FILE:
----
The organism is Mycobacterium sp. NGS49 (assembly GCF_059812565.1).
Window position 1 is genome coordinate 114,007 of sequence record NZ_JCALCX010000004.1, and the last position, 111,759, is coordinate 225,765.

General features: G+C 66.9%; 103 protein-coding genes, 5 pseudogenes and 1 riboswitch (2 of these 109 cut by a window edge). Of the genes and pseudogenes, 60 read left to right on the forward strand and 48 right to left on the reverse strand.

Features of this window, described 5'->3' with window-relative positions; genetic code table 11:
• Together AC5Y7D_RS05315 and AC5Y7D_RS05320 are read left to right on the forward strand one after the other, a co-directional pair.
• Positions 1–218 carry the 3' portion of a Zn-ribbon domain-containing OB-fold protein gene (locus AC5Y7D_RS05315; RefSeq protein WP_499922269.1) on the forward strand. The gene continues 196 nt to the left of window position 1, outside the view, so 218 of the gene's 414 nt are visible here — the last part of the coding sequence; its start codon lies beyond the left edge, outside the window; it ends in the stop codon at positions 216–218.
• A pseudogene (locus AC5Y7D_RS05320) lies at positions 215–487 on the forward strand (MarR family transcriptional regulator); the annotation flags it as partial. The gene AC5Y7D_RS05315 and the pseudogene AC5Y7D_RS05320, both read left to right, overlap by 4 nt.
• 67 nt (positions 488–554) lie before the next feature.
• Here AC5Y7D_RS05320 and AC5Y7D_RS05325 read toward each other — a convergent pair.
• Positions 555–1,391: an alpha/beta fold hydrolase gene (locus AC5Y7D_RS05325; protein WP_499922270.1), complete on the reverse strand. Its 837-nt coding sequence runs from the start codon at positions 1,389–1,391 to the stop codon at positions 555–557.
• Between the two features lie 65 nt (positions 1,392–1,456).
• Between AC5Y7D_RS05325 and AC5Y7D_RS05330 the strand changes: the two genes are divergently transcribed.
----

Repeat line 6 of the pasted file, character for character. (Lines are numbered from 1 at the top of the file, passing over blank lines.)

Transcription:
• Positions 1–218 carry the 3' portion of a Zn-ribbon domain-containing OB-fold protein gene (locus AC5Y7D_RS05315; RefSeq protein WP_499922269.1) on the forward strand. The gene continues 196 nt to the left of window position 1, outside the view, so 218 of the gene's 414 nt are visible here — the last part of the coding sequence; its start codon lies beyond the left edge, outside the window; it ends in the stop codon at positions 216–218.